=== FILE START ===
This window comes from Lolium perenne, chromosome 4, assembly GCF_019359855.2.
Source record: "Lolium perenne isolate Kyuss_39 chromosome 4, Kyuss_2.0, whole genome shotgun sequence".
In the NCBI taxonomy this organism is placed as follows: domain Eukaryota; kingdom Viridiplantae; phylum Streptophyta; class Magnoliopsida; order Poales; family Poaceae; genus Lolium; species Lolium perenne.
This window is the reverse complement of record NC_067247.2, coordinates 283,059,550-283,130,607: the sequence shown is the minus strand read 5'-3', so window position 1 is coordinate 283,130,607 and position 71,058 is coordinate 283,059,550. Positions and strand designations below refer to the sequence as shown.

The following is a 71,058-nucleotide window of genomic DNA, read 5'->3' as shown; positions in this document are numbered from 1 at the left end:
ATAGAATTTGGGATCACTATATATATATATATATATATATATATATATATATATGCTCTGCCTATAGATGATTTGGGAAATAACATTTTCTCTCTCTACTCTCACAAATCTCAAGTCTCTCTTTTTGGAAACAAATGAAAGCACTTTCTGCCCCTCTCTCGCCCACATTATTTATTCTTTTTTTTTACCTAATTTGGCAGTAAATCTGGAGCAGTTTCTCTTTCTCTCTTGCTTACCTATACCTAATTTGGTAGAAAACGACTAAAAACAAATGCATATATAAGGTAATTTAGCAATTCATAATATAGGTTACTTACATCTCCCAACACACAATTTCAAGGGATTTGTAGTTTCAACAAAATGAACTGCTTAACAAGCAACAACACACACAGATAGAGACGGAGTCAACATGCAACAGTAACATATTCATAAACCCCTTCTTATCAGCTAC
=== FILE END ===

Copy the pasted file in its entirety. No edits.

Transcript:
This window comes from Lolium perenne, chromosome 4, assembly GCF_019359855.2.
Source record: "Lolium perenne isolate Kyuss_39 chromosome 4, Kyuss_2.0, whole genome shotgun sequence".
In the NCBI taxonomy this organism is placed as follows: domain Eukaryota; kingdom Viridiplantae; phylum Streptophyta; class Magnoliopsida; order Poales; family Poaceae; genus Lolium; species Lolium perenne.
This window is the reverse complement of record NC_067247.2, coordinates 283,059,550-283,130,607: the sequence shown is the minus strand read 5'-3', so window position 1 is coordinate 283,130,607 and position 71,058 is coordinate 283,059,550. Positions and strand designations below refer to the sequence as shown.

The following is a 71,058-nucleotide window of genomic DNA, read 5'->3' as shown; positions in this document are numbered from 1 at the left end:
ATAGAATTTGGGATCACTATATATATATATATATATATATATATATATATATATGCTCTGCCTATAGATGATTTGGGAAATAACATTTTCTCTCTCTACTCTCACAAATCTCAAGTCTCTCTTTTTGGAAACAAATGAAAGCACTTTCTGCCCCTCTCTCGCCCACATTATTTATTCTTTTTTTTTACCTAATTTGGCAGTAAATCTGGAGCAGTTTCTCTTTCTCTCTTGCTTACCTATACCTAATTTGGTAGAAAACGACTAAAAACAAATGCATATATAAGGTAATTTAGCAATTCATAATATAGGTTACTTACATCTCCCAACACACAATTTCAAGGGATTTGTAGTTTCAACAAAATGAACTGCTTAACAAGCAACAACACACACAGATAGAGACGGAGTCAACATGCAACAGTAACATATTCATAAACCCCTTCTTATCAGCTAC